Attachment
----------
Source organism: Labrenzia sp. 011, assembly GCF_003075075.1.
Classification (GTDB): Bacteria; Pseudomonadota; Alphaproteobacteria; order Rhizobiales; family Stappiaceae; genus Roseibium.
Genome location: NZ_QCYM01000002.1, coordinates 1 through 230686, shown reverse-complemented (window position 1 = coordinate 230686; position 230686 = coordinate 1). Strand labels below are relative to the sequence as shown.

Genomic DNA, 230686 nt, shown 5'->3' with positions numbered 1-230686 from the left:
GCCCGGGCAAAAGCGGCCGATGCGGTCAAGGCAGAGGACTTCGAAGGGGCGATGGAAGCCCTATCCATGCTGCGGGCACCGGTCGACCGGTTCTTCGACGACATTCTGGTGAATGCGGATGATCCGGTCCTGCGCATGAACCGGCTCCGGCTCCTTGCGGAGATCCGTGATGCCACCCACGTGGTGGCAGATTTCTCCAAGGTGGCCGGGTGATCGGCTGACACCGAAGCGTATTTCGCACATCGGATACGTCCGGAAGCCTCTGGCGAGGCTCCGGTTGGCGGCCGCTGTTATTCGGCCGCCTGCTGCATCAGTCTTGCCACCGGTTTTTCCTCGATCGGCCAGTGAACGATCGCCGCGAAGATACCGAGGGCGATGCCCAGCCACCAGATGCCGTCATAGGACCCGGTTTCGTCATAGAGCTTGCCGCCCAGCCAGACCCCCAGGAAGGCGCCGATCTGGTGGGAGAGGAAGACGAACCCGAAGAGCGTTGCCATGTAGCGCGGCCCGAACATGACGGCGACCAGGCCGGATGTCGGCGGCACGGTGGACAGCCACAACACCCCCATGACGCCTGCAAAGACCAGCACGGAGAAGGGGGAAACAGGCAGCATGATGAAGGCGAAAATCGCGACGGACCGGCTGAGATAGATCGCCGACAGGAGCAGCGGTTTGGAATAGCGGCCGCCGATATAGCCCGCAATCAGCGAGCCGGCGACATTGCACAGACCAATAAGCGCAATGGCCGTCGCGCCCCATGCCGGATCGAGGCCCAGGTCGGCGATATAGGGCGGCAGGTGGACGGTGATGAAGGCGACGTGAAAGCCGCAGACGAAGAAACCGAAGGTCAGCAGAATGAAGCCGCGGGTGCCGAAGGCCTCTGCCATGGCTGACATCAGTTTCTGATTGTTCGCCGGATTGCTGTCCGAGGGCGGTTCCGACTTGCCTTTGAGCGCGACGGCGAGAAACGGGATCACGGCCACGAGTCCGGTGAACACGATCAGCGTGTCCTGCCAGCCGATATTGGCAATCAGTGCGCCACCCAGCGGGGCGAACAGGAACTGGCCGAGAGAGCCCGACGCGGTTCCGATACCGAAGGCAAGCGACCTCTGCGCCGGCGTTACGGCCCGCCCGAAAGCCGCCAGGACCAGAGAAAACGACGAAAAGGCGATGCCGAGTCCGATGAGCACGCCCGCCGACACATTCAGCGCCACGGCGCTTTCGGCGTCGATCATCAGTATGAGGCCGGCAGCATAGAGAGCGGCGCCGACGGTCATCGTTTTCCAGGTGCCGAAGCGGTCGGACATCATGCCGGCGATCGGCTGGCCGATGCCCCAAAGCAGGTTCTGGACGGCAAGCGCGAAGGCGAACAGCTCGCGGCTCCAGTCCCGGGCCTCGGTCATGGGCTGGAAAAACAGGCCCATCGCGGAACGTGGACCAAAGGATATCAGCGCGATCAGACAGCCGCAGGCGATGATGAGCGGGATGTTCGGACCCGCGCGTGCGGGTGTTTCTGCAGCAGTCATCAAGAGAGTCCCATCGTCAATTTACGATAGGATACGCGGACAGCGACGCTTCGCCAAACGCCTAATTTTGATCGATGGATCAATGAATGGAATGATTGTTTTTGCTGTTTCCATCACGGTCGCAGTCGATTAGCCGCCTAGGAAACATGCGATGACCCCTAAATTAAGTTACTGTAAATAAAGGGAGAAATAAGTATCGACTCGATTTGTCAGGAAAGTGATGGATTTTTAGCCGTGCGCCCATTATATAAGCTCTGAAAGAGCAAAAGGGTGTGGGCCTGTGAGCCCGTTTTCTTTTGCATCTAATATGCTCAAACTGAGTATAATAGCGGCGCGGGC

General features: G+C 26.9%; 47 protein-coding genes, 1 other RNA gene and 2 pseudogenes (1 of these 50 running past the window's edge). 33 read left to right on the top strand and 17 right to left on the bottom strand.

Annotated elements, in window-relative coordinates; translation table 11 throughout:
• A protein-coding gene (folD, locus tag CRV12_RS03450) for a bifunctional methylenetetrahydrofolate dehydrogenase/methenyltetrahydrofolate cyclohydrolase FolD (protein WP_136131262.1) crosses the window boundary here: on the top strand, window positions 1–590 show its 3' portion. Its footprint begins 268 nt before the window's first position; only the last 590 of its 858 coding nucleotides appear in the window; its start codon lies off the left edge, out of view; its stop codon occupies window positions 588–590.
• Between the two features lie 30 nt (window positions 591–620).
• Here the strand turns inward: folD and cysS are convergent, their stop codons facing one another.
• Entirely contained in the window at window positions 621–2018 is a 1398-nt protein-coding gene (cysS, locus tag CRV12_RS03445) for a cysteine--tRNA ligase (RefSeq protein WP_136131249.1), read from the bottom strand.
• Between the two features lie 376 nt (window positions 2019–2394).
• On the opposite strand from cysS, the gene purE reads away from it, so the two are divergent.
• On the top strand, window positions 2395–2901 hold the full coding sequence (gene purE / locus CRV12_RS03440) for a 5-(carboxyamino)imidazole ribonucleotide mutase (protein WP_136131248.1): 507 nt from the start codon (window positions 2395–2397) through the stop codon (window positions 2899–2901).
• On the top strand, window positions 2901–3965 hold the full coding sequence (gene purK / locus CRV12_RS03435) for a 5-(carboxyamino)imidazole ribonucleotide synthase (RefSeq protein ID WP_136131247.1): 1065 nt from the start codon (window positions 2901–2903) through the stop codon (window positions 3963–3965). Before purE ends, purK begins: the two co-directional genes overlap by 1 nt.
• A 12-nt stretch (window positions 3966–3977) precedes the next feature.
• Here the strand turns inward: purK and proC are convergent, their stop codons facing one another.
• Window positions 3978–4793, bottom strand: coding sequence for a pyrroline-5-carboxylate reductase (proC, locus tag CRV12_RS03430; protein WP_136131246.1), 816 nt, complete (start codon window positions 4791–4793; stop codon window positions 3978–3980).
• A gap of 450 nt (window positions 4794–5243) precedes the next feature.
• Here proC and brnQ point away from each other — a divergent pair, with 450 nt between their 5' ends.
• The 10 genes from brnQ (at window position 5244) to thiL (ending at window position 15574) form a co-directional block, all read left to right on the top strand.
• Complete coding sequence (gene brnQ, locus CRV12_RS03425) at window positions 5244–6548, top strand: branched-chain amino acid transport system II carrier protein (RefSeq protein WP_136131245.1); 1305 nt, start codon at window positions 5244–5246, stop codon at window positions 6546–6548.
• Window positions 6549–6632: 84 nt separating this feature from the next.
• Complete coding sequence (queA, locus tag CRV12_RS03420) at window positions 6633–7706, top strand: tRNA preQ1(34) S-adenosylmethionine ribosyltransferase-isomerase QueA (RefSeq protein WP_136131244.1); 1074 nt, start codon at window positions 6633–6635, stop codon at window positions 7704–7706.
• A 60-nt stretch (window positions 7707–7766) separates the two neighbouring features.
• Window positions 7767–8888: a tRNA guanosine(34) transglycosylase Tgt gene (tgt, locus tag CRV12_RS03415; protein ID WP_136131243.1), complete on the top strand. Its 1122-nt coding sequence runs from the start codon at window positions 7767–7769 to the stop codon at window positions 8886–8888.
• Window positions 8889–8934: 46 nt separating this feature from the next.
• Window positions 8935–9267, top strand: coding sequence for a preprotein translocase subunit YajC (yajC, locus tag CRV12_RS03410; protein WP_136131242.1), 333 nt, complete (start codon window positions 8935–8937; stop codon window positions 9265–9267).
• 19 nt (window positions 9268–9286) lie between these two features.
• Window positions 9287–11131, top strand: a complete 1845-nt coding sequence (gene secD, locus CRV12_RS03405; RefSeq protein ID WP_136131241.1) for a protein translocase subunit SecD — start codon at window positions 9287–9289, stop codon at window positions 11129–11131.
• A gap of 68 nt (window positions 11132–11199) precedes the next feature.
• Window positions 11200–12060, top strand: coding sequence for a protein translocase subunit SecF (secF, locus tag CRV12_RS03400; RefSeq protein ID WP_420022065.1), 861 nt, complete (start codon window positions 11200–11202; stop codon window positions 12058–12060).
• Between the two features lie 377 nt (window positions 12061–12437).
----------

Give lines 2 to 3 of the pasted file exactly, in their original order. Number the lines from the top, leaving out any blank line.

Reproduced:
Classification (GTDB): Bacteria; Pseudomonadota; Alphaproteobacteria; order Rhizobiales; family Stappiaceae; genus Roseibium.
Genome location: NZ_QCYM01000002.1, coordinates 1 through 230686, shown reverse-complemented (window position 1 = coordinate 230686; position 230686 = coordinate 1). Strand labels below are relative to the sequence as shown.